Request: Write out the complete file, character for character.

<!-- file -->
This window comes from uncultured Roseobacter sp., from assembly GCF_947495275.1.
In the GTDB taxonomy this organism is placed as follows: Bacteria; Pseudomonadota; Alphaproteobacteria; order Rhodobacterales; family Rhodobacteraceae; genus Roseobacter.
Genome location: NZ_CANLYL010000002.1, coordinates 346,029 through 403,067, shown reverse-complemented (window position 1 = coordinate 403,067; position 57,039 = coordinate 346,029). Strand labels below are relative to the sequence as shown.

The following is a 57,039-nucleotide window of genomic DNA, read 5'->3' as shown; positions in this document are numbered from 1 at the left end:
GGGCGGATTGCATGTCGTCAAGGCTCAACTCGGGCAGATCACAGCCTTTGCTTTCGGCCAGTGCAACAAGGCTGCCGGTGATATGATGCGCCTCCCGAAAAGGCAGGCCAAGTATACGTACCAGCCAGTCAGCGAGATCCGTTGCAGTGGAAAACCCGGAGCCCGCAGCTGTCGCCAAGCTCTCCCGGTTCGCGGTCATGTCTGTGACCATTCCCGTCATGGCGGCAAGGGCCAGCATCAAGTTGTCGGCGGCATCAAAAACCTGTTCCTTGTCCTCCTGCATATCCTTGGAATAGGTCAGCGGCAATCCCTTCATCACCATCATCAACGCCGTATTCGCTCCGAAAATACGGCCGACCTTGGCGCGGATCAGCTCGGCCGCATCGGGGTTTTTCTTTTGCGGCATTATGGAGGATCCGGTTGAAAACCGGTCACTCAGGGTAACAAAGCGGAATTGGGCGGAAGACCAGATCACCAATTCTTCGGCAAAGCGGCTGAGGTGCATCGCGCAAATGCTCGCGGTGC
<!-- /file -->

This window comes from uncultured Roseobacter sp., from assembly GCF_947495275.1.
In the GTDB taxonomy this organism is placed as follows: Bacteria; Pseudomonadota; Alphaproteobacteria; order Rhodobacterales; family Rhodobacteraceae; genus Roseobacter.
Genome location: NZ_CANLYL010000002.1, coordinates 346,029 through 403,067, shown reverse-complemented (window position 1 = coordinate 403,067; position 57,039 = coordinate 346,029). Strand labels below are relative to the sequence as shown.

The following is a 57,039-nucleotide window of genomic DNA, read 5'->3' as shown; positions in this document are numbered from 1 at the left end:
GGGCGGATTGCATGTCGTCAAGGCTCAACTCGGGCAGATCACAGCCTTTGCTTTCGGCCAGTGCAACAAGGCTGCCGGTGATATGATGCGCCTCCCGAAAAGGCAGGCCAAGTATACGTACCAGCCAGTCAGCGAGATCCGTTGCAGTGGAAAACCCGGAGCCCGCAGCTGTCGCCAAGCTCTCCCGGTTCGCGGTCATGTCTGTGACCATTCCCGTCATGGCGGCAAGGGCCAGCATCAAGTTGTCGGCGGCATCAAAAACCTGTTCCTTGTCCTCCTGCATATCCTTGGAATAGGTCAGCGGCAATCCCTTCATCACCATCATCAACGCCGTATTCGCTCCGAAAATACGGCCGACCTTGGCGCGGATCAGCTCGGCCGCATCGGGGTTTTTCTTTTGCGGCATTATGGAGGATCCGGTTGAAAACCGGTCACTCAGGGTAACAAAGCGGAATTGGGCGGAAGACCAGATCACCAATTCTTCGGCAAAGCGGCTGAGGTGCATCGCGCAAATGCTCGCGGTGC